|Publication number||US4045851 A|
|Application number||US 05/507,714|
|Publication date||Sep 6, 1977|
|Filing date||Sep 20, 1974|
|Priority date||Sep 20, 1974|
|Publication number||05507714, 507714, US 4045851 A, US 4045851A, US-A-4045851, US4045851 A, US4045851A|
|Inventors||Edward Ashare, Richard N. Rulison, Lawrence T. Wright, Myron J. Coplan|
|Original Assignee||Albany International Corporation|
|Export Citation||BiBTeX, EndNote, RefMan|
|Patent Citations (4), Referenced by (42), Classifications (13)|
|External Links: USPTO, USPTO Assignment, Espacenet|
The use of hollow monofilaments in connection with reverse osmosis and other separation and purification procedures is old and well known as shown in McLain U.S. Pat. No. 3,422,008, issued Jan. 14, 1969, to Dow Chemical Company, and as shown in report PB233,102 of the Monsanto Research Corporation, dated September, 1973, to the U.S. Department of the Interior.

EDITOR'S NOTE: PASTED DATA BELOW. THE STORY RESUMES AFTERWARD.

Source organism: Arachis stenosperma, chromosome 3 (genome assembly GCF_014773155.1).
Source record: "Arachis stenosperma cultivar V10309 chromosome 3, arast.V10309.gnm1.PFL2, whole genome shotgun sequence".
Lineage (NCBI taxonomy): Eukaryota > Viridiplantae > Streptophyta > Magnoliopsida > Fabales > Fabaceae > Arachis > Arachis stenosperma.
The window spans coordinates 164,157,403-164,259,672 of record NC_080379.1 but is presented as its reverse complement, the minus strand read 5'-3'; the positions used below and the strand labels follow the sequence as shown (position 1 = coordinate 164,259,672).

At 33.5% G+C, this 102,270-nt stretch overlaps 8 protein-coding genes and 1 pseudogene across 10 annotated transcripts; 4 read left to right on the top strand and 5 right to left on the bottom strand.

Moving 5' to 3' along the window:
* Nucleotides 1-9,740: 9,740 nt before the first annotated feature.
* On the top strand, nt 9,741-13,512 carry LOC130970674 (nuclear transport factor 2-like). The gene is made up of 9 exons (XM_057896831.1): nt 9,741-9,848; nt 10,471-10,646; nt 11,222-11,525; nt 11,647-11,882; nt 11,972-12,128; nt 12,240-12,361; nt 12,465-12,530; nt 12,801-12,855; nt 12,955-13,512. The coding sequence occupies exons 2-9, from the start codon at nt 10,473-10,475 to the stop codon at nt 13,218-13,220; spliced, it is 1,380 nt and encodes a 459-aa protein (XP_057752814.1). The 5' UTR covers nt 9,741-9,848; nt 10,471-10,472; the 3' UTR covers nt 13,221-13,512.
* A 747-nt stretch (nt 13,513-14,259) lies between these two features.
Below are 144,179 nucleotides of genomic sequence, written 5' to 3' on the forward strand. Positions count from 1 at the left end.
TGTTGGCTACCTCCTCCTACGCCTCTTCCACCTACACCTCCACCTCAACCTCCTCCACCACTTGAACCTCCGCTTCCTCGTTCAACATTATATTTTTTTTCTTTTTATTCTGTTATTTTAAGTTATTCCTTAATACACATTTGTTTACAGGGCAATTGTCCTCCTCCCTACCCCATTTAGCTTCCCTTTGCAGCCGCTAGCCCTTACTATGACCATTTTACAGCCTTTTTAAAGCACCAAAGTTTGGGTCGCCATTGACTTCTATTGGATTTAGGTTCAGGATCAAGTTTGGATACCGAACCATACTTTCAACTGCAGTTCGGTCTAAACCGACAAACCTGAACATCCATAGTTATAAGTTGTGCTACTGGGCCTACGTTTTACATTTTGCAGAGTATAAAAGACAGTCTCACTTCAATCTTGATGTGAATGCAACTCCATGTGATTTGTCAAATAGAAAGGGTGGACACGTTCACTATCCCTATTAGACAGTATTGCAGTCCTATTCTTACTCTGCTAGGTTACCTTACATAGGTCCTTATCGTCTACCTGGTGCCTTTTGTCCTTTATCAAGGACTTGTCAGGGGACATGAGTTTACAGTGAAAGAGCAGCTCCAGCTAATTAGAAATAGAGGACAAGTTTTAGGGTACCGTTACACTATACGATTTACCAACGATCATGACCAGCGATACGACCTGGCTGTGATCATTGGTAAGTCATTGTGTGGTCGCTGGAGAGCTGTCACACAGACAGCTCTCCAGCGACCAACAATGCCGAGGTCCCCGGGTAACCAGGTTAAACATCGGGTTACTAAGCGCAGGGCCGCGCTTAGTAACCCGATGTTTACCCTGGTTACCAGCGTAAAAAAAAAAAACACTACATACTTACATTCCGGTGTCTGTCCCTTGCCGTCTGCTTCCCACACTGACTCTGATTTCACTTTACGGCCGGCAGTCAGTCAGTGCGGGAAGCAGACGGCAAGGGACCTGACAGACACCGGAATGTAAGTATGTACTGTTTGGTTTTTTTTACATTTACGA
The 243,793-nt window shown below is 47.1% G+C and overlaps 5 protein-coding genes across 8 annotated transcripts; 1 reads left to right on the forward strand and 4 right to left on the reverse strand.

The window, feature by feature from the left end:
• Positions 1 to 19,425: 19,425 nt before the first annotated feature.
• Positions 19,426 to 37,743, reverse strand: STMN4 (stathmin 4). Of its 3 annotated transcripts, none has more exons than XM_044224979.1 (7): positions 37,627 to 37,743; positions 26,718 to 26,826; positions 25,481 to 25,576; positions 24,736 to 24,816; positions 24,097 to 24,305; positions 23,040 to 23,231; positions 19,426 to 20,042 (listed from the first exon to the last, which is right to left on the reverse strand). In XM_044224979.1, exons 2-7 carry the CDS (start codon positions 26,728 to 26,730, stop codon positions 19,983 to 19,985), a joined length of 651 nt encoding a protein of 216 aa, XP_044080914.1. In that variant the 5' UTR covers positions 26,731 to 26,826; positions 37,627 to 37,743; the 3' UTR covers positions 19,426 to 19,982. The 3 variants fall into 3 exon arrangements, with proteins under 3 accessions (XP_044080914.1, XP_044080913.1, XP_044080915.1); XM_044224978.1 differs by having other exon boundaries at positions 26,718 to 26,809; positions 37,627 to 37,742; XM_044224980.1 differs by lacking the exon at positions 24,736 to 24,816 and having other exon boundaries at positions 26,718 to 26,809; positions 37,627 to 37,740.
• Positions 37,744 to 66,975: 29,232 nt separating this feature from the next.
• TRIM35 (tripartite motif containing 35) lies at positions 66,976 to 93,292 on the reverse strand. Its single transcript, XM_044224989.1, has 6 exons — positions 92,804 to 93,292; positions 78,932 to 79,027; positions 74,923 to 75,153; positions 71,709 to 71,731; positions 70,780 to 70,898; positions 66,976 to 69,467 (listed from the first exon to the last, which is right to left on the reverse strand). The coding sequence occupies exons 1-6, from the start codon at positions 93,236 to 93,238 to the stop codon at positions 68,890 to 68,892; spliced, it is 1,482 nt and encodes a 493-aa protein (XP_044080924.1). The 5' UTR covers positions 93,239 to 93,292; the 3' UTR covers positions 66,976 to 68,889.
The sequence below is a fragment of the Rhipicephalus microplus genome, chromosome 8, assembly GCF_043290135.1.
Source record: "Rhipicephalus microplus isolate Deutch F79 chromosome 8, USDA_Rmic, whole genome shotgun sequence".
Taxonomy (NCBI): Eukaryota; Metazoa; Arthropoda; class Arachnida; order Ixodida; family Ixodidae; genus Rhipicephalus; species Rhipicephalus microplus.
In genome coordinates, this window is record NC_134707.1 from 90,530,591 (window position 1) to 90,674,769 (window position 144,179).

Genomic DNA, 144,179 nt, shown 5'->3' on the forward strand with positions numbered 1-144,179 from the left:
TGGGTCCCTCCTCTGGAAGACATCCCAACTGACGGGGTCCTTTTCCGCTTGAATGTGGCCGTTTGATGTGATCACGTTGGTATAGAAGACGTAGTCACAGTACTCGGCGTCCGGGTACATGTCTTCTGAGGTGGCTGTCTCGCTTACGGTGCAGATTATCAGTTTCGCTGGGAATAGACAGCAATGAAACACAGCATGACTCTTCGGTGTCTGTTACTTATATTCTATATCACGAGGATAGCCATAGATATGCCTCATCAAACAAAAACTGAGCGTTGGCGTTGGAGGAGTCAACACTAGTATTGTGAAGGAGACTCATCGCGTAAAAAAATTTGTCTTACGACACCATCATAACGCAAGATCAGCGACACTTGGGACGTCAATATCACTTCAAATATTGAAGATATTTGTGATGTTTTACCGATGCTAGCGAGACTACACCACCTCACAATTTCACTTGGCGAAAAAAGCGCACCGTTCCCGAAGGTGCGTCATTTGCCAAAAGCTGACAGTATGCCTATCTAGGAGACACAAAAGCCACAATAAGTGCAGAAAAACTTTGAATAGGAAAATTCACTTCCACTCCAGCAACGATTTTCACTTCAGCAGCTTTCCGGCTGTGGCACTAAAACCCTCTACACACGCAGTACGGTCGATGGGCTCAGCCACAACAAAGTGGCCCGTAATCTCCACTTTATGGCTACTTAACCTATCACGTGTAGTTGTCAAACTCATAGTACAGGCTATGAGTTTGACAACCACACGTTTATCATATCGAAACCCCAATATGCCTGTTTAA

A variety of methods is known to prepare the filament bundle assemblage. Many of these are intricate and many involve complex steps of winding with special machinery and utilization of porous sheets which act as support members.
In a module, a properly assembled multifilament array must meet a number of specifications. Among these is a geometric arrangement which provides a fairly high packing density and which at the same time minimizes channeling of the feed fluid as it passes among the filaments. Therefore, some method of keeping filaments from packing densely in certain areas and loosely in others is desirable. In other words, packing density of the filament array should be both very uniform and in the order of about 25 to 60%, if some of the main advantages of the use of hollow filaments are to be achieved. In view of these considerations the use of various filament assembly techniques is frequently unattractive.
This disclosure relates to a new method of preparing a hollow filament assembly and to a filament assembly made by this method for use as a semi-permeable membrane in various fluid processes involving osmosis, reverse osmosis, ultrafiltration, dialysis, and the like.